The majority of adventuresome folks accompanying me on this recent Upper Reaches journey had never done it before, and I let them know the first few miles travelling downstream from Cass City were going to be a “wild ride” due to the distinct fall to the river entailing a multitude of rapids, which I have come to dearly love. I truly look forward to “shooting” them with my canoe each spring and I have come to know certain boulders quite well, a familiarity achieved from doing my best to avoid colliding with them for almost 6 decades. I can remember the time my canoe became hung up in a “sweeper” (a fallen tree which can add a whole new dimension to fast flowing rapids) and the current was so strong, it was nearly impossible to dislodge the canoe. The energy and power of the current through this particular stretch are nothing to take for granted.
Almost as if on cue, ospreys began escorting us down the river shortly after our launch, and we lost count of the number of bald eagles along our entire route. We also saw a multitude of songbirds and waterfowl (two naturalists paddling their canoe with us, Miles Willard of Mayville and Dan Duso of Bay City, identified 55 different bird species, some of which are quite rare) and though the river otters weren’t seen, their notable “otter slide” into the river was quite evident. A herd of 10 deer also crossed the river in front of us, and deer were often seen along the entire route. By midmorning the sun came out and it turned out to be an absolutely gorgeous day to be on the river.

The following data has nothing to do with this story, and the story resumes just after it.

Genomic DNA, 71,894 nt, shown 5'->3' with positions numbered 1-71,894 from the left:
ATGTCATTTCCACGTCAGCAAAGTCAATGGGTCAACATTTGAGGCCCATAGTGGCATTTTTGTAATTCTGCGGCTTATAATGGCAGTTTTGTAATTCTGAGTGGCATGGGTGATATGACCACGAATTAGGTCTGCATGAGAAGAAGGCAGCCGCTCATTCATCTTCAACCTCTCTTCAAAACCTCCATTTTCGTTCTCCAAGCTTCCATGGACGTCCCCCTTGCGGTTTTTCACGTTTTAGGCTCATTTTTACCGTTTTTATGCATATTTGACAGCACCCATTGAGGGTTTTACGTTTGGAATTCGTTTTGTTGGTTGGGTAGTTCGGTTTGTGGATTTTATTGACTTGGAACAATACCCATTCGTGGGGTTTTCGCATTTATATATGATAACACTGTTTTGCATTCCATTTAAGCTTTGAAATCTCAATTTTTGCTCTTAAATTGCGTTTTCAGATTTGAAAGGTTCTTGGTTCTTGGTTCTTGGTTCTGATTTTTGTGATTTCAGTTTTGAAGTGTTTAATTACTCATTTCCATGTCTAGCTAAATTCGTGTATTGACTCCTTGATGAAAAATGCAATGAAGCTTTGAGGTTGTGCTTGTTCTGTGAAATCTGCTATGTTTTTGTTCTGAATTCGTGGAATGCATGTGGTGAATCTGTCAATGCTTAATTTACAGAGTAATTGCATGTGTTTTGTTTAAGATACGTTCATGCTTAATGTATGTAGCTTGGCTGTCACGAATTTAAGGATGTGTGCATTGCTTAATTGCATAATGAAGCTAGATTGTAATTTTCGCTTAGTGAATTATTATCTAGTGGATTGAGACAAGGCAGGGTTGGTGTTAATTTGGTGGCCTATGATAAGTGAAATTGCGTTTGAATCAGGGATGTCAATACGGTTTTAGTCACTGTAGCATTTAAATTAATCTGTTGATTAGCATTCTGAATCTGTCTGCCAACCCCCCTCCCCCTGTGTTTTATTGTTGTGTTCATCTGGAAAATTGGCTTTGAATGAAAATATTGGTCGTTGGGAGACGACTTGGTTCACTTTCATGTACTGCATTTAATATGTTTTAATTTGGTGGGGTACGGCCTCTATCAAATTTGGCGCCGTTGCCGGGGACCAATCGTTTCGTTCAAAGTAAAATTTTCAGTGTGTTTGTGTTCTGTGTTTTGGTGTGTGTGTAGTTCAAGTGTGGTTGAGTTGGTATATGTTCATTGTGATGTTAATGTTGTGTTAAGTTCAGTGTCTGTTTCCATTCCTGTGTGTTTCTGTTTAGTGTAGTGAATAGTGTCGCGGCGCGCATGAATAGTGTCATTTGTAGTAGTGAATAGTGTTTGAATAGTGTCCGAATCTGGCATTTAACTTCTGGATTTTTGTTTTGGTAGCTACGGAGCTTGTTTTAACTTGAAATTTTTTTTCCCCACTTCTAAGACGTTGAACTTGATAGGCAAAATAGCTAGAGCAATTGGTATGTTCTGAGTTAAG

In our group were two 14 year old young men. Hugh Walker of Cass City was the bowman for his grandfather Bob Walker of Kingston in their canoe. Grandpa Bob is a seasoned Upper Reaches river-person, and grandson Hugh knows how to skillfully wield a canoe paddle.